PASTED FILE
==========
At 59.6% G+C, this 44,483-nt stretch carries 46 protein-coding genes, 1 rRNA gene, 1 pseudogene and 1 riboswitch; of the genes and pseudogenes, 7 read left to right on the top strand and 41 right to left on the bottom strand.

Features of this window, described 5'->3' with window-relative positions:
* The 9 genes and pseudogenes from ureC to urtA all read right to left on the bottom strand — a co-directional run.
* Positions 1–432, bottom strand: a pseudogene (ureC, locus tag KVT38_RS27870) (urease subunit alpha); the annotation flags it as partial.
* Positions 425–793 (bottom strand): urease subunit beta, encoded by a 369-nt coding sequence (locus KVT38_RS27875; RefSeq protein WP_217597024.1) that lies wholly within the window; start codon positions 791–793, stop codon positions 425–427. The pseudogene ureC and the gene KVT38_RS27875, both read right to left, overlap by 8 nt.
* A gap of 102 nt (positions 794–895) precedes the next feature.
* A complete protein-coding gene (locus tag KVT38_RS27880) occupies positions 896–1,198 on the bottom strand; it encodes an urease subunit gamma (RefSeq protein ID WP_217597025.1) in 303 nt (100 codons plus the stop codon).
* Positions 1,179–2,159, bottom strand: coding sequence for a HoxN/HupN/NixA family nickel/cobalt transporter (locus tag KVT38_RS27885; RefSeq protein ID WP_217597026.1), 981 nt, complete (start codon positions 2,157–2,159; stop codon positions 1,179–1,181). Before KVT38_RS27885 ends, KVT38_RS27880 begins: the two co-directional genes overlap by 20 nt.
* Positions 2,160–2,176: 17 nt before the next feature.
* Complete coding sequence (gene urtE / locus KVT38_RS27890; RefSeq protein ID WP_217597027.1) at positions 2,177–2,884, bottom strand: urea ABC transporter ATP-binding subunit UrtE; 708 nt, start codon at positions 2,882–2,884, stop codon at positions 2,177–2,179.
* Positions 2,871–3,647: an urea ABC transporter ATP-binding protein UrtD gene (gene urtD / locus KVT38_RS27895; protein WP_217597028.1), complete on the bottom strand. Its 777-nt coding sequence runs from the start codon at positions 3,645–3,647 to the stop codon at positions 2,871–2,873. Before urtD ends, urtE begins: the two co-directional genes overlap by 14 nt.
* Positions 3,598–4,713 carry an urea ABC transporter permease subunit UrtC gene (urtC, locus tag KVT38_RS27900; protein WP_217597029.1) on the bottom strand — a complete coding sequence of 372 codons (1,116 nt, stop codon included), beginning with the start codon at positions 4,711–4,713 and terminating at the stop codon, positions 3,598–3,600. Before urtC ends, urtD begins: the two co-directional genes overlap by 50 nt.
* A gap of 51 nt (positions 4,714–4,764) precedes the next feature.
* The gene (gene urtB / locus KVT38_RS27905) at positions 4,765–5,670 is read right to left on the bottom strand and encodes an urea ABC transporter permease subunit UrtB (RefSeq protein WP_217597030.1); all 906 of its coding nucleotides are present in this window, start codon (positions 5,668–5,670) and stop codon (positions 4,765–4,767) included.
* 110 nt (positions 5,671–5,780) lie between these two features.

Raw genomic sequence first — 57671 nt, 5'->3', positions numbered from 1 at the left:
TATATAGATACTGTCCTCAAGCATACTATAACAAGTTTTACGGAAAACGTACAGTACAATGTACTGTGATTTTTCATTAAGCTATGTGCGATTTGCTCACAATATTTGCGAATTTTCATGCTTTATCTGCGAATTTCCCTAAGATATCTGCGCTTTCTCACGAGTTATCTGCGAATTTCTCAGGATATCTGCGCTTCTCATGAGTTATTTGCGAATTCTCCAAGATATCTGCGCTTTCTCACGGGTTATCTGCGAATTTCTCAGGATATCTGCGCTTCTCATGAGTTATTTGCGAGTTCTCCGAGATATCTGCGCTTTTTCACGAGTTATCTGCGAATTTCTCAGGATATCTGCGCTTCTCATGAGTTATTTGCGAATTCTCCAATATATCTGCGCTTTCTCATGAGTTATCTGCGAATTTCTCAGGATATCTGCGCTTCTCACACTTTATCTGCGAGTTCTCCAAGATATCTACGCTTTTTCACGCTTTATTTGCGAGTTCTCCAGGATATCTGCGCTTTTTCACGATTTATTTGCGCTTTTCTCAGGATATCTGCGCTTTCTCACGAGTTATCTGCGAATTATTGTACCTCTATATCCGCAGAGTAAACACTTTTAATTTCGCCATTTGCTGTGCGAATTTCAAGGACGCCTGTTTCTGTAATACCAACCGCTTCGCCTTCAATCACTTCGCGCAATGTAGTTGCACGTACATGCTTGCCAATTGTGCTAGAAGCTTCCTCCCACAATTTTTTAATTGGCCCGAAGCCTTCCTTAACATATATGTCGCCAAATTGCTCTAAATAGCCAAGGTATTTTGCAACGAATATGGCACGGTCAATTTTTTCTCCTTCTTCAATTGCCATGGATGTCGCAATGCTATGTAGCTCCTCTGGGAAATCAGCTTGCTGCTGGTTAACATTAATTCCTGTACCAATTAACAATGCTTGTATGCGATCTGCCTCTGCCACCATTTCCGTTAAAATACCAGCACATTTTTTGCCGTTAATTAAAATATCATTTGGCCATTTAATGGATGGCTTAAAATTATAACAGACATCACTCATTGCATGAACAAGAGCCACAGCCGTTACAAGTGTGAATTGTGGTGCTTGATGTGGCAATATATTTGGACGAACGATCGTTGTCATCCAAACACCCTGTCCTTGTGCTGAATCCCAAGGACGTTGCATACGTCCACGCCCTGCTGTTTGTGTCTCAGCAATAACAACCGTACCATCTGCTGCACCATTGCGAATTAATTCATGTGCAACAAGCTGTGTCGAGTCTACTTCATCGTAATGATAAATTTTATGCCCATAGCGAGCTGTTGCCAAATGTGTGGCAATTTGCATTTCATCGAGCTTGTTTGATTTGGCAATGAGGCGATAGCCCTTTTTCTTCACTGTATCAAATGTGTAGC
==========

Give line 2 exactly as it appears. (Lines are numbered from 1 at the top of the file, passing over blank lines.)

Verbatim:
Features of this window, described 5'->3' with window-relative positions: